Other signs of an anaphylactic reaction are throat tightness, breathing problems, wheezing, lightheadedness, and loss of consciousness. If your baby shows signs of an anaphylactic reaction after eating cheese, call 911 or go to an emergency room immediately.

Lactose intolerance is different from a dairy allergy (it's a digestive response, rather than an immune response), but there isn't very much lactose in cheese, so babies don't usually have trouble digesting it.

While cheese is fine for babies, wait until your baby's a year old before giving them cow's milk. It's difficult for babies to digest, and doesn't have the right amounts of various nutrients babies need.

How to serve cheese to your baby

To prevent choking, at first offer only softer cheeses such as little mounds of ricotta or low sodium cottage cheese to your baby. As your baby gets older, you can serve grated, slightly firmer cheeses such as mild cheddar or Swiss.

Once your baby is an experienced chewer, you can give them bite-sized cubes of cheese along with other finger foods, like crackers, chopped hard-boiled eggs, and berries.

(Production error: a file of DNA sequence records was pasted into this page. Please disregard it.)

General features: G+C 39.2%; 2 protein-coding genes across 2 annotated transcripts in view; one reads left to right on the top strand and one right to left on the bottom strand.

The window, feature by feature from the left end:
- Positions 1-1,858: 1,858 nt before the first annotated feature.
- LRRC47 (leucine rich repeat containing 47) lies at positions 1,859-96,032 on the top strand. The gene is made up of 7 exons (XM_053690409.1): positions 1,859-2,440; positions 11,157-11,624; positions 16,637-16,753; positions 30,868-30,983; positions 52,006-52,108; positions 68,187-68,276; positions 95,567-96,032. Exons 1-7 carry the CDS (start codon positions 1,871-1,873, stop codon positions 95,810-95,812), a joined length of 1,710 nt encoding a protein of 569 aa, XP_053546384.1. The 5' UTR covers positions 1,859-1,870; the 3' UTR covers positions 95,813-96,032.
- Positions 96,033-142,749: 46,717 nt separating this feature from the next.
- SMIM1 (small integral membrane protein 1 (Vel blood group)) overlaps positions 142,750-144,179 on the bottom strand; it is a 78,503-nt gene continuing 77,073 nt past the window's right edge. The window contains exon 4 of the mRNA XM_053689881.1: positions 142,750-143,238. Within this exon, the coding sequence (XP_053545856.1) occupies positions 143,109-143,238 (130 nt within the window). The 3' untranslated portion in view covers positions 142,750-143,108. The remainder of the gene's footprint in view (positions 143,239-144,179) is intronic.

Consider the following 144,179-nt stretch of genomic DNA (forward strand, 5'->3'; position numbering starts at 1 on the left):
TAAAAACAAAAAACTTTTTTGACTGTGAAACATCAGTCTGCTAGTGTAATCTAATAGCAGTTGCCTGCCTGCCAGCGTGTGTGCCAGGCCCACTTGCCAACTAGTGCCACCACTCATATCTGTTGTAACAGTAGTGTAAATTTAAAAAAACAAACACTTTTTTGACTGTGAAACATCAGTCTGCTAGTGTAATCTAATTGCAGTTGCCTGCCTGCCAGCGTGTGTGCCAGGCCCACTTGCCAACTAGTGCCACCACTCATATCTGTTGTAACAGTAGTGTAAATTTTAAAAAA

Try these baby food recipes with cheese:

  • Pasta with spinach and ricotta
  • Broccoli and cauliflower cheese

Foods to avoid feeding your baby

Foods to avoid giving your baby include honey, cow's milk, soy milk, fruit juice, sugar-sweetened beverages, unpasteurized foods, and foods with added sugars or too much sodium. Choking hazards are a serious concern, so don't offer large chunks, raw vegetables, nuts and seeds, hard or crunchy foods, sticky foods, or dollops of nut butters. If allergies run in your family or your baby has eczema, check with the doctor about introducing allergenic foods such as egfgs, peanuts, tree nuts, wheat, soy, fish, and shellfish.

As your baby grows, they'll be eager to sample food from your plate – and you'll be eager to introduce some variety. But not all foods are safe for your child.

Foods to avoid: Birth to 6 months

All food and beverages except breast milk or formula: The American Academy of Pediatrics (AAP) recommends feeding your baby only breast milk or formula for about the first 6 months.

Foods to avoid: 6 to 12 months

Honey: Honey can harbor spores of Clostridium botulinum, which causes botulism. An adult's intestinal tract can prevent the growth of these spores, but in a baby the spores can grow and produce life-threatening toxins.

Cow's milk and soy milk: Stick with breast milk or formula until your child's first birthday. Why? Your baby can't digest the proteins in cow's milk and soy milk during the first year, and these beverages contain minerals in amounts that can damage your baby's kidneys.